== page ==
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5 of 5 people found the following review helpful By HongKongBritGirl on 5 Jan. 2013
Format: Paperback
This is a fabulous book and I've recommended it to many people out here in HK. I couldn't put it down and my only complaint would be that I'm now desperate to know what happened when Chris touched down in LHR and how he is now!
Everyone linked to Hong Kong should read this.... I shall definitely be viewing Wanchai from a different angle as I go to work on Monday!
Well done Chris!!!!
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Format: Paperback
Chris Thrall left the marines to pursue dreams of making his fortune in Hong Kong, instead he ended up working for the triads and addicted to meth. After his business fails soon after arriving, Chris sets out to find a job which turns out to be one of many as he seems to gain and lose employment with enviable ease as most of the jobs go the same way as the business.
The book is written in an honest, open and at times hilarious manner, and I genuinely felt sympathy for him (though having seen what drugs can do first hand through both work and uni that really isn’t surprising). As Chris’ drug use spirals out of control his mental state deteriorates to the point that you start to question what did and didn’t happen; this did get confusing for me but that might have also been due to me reading the ebook version and skipping backwards and forwards to re-read pages isn’t easy.
My only criticism of this book is the ending which was sudden and felt a little anti-climactic. After finishing the book I couldn't think of much else for days.
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4 of 4 people found the following review helpful By Felix the Cat on 6 April 2014
Format: Kindle Edition Verified Purchase
Fascinating journey into a parallel world in Hong kong. The author has a finely tuned insight into this collectivist culture moe fascinating and interesting than any cultural anthropologist's academic report. Not only do we find out about the social and cultural differences we are also subject to Thrall's nightmarish journey into addiction and paranoia which conjures up visions of Spirited Away .This author gets under your skin . Comparable to Shantaram but much better.
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2 of 2 people found the following review helpful By Mark Time on 2 Sept. 2014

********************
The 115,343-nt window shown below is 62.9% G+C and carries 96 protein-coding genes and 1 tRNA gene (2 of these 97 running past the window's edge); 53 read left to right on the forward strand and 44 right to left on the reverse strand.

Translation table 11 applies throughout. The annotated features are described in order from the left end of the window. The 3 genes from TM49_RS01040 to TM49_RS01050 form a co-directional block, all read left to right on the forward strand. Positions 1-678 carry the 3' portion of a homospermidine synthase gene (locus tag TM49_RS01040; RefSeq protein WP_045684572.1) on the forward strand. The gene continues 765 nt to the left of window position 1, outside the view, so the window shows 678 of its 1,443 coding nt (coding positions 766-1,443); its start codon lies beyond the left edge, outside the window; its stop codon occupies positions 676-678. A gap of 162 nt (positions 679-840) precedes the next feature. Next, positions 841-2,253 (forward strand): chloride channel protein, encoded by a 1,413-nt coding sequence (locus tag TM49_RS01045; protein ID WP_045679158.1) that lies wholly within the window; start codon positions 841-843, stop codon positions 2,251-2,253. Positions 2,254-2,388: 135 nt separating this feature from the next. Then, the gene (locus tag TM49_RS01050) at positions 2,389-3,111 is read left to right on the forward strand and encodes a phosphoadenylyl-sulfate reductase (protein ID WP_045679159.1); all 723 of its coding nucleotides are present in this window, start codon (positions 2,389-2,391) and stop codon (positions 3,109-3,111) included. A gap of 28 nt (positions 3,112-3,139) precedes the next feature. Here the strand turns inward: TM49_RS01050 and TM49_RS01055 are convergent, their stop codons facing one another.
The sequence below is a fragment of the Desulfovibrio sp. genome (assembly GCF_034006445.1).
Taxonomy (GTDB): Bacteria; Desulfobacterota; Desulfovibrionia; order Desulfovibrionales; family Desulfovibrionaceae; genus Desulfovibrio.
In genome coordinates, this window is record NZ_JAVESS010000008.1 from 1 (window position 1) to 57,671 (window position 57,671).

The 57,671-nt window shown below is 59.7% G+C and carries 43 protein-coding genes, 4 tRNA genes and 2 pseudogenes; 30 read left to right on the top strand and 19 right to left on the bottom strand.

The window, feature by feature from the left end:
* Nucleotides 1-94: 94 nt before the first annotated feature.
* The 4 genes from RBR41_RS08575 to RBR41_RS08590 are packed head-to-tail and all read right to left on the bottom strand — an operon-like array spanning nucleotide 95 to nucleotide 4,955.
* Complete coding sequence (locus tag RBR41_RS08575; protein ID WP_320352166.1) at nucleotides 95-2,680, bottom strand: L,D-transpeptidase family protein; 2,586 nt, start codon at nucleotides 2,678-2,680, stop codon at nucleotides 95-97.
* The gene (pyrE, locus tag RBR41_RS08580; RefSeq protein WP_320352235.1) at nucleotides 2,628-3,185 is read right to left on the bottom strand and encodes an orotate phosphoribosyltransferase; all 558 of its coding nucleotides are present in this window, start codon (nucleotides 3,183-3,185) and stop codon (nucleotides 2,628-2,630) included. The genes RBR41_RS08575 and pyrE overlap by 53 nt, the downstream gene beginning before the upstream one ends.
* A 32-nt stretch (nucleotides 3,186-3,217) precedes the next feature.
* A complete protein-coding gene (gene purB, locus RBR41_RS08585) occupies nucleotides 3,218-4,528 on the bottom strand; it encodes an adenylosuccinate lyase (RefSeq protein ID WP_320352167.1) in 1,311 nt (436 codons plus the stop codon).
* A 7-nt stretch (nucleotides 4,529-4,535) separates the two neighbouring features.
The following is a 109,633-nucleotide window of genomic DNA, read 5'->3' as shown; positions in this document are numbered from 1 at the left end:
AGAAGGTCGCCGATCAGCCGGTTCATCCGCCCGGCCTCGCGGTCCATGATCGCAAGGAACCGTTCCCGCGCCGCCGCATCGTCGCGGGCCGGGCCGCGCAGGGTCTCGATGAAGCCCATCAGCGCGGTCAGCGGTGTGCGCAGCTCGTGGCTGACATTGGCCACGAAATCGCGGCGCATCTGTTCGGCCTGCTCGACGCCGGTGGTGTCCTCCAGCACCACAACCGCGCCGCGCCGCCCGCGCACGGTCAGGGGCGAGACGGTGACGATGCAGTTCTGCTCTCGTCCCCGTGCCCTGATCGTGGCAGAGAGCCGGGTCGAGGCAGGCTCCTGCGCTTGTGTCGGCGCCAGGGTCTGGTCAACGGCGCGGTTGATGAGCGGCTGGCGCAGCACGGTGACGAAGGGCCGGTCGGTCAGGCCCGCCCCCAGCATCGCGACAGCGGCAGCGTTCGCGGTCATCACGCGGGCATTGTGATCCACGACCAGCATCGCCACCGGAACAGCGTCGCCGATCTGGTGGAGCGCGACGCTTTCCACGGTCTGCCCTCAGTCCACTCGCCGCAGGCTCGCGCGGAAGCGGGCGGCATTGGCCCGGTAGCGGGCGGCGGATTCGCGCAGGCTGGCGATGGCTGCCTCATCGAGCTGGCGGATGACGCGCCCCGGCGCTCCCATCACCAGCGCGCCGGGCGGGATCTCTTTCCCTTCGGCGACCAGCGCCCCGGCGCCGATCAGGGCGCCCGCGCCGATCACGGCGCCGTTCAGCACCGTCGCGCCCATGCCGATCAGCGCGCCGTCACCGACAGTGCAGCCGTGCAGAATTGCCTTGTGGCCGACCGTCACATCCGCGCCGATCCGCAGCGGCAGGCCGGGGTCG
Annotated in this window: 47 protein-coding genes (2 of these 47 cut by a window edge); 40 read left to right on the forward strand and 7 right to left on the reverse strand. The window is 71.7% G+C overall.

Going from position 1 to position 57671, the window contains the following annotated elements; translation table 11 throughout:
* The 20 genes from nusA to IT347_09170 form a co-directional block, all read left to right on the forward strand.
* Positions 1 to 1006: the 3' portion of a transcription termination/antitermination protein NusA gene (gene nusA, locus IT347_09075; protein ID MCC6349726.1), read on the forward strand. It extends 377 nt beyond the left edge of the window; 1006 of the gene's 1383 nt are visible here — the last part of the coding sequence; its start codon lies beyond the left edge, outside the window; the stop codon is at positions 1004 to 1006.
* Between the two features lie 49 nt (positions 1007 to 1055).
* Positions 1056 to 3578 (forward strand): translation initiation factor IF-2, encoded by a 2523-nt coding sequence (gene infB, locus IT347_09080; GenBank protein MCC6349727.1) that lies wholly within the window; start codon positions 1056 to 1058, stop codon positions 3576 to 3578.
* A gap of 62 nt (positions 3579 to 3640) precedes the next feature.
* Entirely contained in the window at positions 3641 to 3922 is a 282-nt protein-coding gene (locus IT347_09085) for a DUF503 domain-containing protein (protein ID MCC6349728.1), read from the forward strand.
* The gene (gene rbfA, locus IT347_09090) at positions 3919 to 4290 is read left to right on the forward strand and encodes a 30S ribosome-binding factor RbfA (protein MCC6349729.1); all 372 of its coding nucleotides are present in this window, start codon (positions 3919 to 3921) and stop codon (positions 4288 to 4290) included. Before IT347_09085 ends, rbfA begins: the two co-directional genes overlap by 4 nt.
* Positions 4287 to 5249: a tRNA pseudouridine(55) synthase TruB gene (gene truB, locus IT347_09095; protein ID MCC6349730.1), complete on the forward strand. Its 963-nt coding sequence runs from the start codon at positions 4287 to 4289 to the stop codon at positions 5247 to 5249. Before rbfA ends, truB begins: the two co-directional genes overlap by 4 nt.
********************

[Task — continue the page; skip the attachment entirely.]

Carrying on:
Format: Paperback
400 pages - 2 sittings - 1 fantastic book

Drug issues connected with the military may seem an uncomfortable subject to cover, but that is exactly why you should read 'Eating Smoke'.

From socially honourable beginnings, the story shows no matter how disciplined, well trained or revered, the human psyche can metamorphose into something we fear and crave at the same time - a true conduit between culture and counter culture.

The story unravels like the protagonist's mind, showering the reader with shards of cutting wit, amusing metaphor, similes and asides all the while drawing you in so far to think that the drugs he takes are actually worthy of consideration as a personal pastime.

If Alex Garland and Irvine Welsh had a baby... they would name him Chris Thrall.

A modern classic in the making...
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8 of 9 people found the following review helpful By P. Convery on 12 Sept. 2012
Format: Paperback Verified Purchase
I discovered Eating Smoke by chance really, after playing Sleeping Dogs I was left with the feeling that I needed to do some more research into Hong Kong and went searching for some books and films that covered the same sort of subject. After doing some searching, Eating Smoke seemed to be one of the few books that would let me explore Hong Kong a bit further, and being intrigued by the description I decided to take a punt on it. I couldn't be happier about that decision!

The story Chris Thrall tell's about his time in Hong Kong might not be one for the faint hearted, but it is wonderfully written piece (which is a real credit to Chris as I believe this was his first book?) that is paced really well, and surprisingly given the subject matter is rather humorous. The book really does read like a wild adventure story, taken you from Chris's time in the Royal Marines and his attempts to make in big in the business world, only to find those dreams shattered when he moves to Hong Kong. What follows as you read about the eclectic mix of jobs he goes through in quick succession can only be described as crazy adventure, and all the time you are getting steadily more attached to Chris Thrall as you watch his life spiral out of control as his drug use steadily gets worse and he starts to loss grip on reality.

The story isn't just about Chris though, it involves an amazing bunch of characters he meets along the way during his time in Hong Kong, between business partners, drug dealing friends, homeless people, Triad doormen, exotic women and fat women singing karaoke. But are they all involved in the grand conspiracy to get crazy "gweilo"? What did Chris do to harm these people? Or is it just all in his head?